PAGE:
New Delhi: People in Delhi are paying taxes but "are they getting safety in return" was a question put to the Centre and police by the Delhi High Court which today also asked why the Union government has a "step-motherly" attitude towards the national capital.
"You (the Centre) are taxing people for the money, it is not coming out of your pockets. Everyone is paying... but are they getting safety in return?" the court said and added,
"Don't know why the Centre is not interested in better policing in Delhi. Why this step-motherly attitude?"
The posers came from a bench of justices Badar Durrez Ahmed and Sanjeev Sachdeva after Delhi Police told the court that its initial requirement was 64,000 personnel, but the Centre forced them to cut it down due to which it has now "dwindled" to around 14,000. The court too observed that the Ministry of Home Affairs (MHA) had okayed the proposal for around 14,000 additional cops, but the Ministry of Finance (MoF) has "stonewalled" it and asked the Centre whether the problem was "lack of funds".
"If MHA has okayed it, it is for MoF to find the money," it said, while terming as "unacceptable" the Finance Ministry's view whether additional manpower was necessary and would advancement in technology suffice.
It also asked what was the required 'people to police ratio' and said it wants proper answers and exact figures on January 27, the next date of hearing.
Delhi government standing counsel Rahul Mehra contended that the problem was "lack of intent" and not money, adding that cost should not be a factor where life and liberty was
He said that the Centre does not want to spend around Rs 450 crore on setting up CCTVs, and won't let the Delhi government to set up the cameras at Rs 20 crore. "If they (the Centre) can't administer Delhi Police or doesn't have the intent, then they should let go of control.
Break the shackles. We are committed and duty bound to do it," Mehra said.
During the hearing, the bench observed it had initiated the process to increase manpower of Delhi Police three years ago.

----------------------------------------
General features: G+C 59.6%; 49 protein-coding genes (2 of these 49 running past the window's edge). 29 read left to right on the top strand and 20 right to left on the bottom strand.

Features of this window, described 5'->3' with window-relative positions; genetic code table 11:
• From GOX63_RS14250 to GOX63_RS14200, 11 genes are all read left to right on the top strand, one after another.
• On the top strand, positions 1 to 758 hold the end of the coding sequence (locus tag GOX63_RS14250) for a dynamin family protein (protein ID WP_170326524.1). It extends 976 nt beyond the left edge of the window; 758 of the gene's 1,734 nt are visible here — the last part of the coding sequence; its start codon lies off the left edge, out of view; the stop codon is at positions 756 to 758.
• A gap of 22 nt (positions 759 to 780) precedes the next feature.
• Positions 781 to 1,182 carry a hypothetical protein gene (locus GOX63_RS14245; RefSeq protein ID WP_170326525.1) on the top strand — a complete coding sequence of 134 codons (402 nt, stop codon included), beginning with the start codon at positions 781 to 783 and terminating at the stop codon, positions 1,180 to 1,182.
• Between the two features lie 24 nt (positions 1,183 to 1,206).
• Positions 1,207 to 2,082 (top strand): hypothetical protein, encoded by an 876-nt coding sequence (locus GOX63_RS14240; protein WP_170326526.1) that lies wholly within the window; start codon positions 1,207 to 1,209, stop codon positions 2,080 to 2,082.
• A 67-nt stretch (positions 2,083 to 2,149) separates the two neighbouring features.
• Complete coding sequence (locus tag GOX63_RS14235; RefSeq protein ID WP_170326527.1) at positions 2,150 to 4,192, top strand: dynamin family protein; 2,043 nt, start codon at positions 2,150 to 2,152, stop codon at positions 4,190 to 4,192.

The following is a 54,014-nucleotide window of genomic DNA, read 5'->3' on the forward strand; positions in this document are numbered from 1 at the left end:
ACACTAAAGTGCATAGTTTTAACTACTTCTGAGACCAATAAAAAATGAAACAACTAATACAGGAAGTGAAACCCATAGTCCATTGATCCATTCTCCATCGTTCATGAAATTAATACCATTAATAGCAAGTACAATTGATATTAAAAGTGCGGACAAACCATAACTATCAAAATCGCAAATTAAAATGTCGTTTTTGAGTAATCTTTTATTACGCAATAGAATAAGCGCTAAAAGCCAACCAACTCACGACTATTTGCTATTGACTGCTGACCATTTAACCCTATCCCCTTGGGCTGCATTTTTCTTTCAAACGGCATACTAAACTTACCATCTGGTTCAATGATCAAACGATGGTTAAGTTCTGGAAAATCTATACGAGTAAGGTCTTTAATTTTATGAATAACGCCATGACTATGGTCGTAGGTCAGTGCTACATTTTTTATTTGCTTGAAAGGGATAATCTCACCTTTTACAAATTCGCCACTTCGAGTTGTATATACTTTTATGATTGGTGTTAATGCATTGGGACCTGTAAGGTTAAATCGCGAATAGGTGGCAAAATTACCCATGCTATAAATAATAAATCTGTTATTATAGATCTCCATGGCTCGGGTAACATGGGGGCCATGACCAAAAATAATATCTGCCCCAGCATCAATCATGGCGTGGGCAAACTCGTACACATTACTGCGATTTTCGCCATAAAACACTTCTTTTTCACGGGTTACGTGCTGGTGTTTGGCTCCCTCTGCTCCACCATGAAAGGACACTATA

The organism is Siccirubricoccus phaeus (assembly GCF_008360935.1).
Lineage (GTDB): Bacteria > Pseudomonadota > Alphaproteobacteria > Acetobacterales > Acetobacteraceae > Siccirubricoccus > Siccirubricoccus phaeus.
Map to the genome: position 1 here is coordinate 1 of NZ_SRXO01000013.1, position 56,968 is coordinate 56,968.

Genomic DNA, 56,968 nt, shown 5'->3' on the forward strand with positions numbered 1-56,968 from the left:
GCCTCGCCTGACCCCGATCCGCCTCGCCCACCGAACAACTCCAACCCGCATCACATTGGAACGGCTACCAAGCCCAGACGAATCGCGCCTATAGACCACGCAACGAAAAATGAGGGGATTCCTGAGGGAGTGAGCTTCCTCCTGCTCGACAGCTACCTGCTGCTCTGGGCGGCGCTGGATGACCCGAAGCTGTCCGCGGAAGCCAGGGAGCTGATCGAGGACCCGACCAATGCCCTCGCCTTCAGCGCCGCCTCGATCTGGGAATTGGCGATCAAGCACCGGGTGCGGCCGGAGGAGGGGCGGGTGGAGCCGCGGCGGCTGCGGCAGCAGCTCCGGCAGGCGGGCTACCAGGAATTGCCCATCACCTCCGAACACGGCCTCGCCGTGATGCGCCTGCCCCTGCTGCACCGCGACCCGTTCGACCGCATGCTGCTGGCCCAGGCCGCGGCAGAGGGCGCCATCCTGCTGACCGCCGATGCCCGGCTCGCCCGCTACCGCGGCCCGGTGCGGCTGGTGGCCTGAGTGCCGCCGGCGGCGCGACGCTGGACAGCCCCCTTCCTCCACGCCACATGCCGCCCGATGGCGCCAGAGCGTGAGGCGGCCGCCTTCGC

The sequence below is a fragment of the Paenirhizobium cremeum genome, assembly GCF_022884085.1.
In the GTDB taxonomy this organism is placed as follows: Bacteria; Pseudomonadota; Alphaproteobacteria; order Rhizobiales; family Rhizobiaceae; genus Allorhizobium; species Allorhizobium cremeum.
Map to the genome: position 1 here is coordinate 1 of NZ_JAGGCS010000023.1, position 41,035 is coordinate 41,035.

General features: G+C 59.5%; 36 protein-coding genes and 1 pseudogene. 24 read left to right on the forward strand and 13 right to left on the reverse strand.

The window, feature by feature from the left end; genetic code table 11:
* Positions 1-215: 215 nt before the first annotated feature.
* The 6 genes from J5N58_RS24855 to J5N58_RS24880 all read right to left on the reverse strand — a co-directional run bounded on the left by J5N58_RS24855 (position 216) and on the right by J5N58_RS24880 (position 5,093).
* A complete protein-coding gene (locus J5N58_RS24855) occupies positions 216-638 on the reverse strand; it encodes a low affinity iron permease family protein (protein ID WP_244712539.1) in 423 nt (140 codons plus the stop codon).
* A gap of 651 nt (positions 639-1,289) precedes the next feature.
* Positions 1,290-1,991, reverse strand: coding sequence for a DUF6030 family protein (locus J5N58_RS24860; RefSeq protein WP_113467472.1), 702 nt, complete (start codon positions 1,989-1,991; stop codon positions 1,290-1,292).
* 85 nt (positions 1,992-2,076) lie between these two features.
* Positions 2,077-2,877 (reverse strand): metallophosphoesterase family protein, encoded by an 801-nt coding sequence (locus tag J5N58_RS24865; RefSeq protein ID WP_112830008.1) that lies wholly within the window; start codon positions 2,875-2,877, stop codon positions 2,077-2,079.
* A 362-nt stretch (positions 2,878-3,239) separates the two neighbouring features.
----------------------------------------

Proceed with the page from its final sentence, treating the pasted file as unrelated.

"However, the Centre's attitude has been quite dismal. It does not matter whether it was this government or the previous one," it said. The court said that Rs 450 crore for setting up CCTVs was
less than the cost of building a mall and observed that human life appears to be cheap.
It suggested to Delhi Police to "not be in tandem" with the Centre on this issue and to instead "function independently".
The bench said Delhi Police has to be "more aggressive" in its approach to this problem and added, "If you go along with the Centre nothing will happen."
"This is an important issue, but we think it is being taken too lightly," the court said.
Senior advocate Chetan Sharma and Special Public Prosecutor Shailendra Babbar, appearing for Delhi Police, assured the court that they would independently look into the issue.
The Centre had recently filed an affidavit indicating that it has sanctioned 4,227 posts in Delhi Police for the purpose of separating criminal investigation from maintaining law and
The Centre had said these posts would be operationalised in two phases, half in 2016-17 and rest in 2017-18 after a review of the scheme.
The court had made it clear that these additional personnel, once recruited, would be used for crime
It had earlier also expressed annoyance at the Centre's delay in sanctioning additional police for the city.
The court was hearing a PIL initiated by it after the December 16, 2012 gangrape incident in which it has been giving directions on the issues of appointing more police personnel, setting up additional forensic labs and a victim compensation fund.